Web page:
Unsurprisingly, these unrelenting heat waves and the worst drought in five decades is going to make itself known in your shopping cart.
“It is one extra kick in the stomach” for low-income families, said Chris G. Christopher, senior principal economist at IHS, a consulting firm. “There’s a lot of people in this country living paycheck to paycheck. This is not a good thing for them.” Higher food prices might also damp consumer sentiment. “Consumers are very sensitive to the price of gas and food,” said Jeet Dutta, a senior economist at Moody’s Analytics. “But overall inflation will still look pretty moderate for the rest of the year.” Economists fear a far greater impact outside of the United States because America is a major exporter of a broad variety of agricultural products. Lower production at home means less supply and higher prices abroad. “We’re seeing the price of wheat, corn and beans go up,” said Marc Sadler, the head of the agricultural risk management team at the World Bank, noting that in other regions of the world, like Eastern Europe, yields were also falling.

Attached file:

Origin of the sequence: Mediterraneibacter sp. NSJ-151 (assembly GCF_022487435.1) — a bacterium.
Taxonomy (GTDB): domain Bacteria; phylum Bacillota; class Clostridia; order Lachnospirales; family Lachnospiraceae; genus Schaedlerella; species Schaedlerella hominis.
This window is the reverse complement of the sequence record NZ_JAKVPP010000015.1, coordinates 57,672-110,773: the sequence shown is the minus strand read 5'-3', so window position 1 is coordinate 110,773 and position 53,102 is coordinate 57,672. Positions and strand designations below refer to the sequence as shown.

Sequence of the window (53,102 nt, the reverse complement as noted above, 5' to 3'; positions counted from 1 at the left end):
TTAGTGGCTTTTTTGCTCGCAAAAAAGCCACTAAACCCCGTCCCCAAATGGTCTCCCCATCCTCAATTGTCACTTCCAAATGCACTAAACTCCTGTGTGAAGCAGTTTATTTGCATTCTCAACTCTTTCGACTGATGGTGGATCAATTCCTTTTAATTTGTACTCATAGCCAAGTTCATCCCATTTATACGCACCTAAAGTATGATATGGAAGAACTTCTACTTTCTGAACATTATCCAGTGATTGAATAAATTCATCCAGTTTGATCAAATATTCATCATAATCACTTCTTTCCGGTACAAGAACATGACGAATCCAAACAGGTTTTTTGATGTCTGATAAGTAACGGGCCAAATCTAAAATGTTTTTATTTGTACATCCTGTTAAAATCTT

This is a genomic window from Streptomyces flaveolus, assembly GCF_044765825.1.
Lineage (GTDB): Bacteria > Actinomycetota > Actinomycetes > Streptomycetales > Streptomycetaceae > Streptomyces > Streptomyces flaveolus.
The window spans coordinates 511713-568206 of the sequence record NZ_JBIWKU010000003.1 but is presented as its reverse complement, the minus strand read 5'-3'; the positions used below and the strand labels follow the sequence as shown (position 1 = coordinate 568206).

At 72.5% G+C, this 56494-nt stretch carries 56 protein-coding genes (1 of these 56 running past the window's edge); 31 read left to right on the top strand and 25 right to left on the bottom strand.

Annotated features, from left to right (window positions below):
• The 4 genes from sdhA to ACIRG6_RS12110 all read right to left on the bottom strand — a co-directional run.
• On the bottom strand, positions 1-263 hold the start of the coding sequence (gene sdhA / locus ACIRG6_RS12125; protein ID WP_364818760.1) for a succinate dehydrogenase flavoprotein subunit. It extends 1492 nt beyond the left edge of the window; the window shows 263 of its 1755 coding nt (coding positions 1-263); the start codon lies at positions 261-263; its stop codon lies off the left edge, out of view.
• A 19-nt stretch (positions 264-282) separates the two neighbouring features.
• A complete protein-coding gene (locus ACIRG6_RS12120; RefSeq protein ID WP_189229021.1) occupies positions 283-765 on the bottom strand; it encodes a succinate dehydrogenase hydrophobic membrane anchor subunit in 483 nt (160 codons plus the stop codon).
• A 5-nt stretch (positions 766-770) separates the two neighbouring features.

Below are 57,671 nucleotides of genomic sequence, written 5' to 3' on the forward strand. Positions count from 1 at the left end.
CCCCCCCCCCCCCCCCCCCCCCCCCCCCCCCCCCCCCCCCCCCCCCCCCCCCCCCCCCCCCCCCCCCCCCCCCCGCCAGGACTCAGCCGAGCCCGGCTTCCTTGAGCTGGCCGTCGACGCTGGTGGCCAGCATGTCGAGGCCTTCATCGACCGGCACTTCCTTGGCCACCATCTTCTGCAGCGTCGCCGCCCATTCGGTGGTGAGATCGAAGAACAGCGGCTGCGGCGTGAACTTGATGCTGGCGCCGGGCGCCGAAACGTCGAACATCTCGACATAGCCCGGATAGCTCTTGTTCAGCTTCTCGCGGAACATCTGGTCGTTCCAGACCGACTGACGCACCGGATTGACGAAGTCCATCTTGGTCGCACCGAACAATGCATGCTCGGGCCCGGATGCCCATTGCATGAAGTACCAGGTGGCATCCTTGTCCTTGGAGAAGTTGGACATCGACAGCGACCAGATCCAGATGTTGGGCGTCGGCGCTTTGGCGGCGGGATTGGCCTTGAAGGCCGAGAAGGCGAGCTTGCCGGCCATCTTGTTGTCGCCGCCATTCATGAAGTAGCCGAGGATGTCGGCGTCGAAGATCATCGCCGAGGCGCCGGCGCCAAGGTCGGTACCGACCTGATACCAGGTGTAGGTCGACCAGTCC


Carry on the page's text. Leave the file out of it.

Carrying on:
The above-linked New York Times report also notes that many roads, rails, and power systems are buckling, sometimes literally, under the stress of severe weather.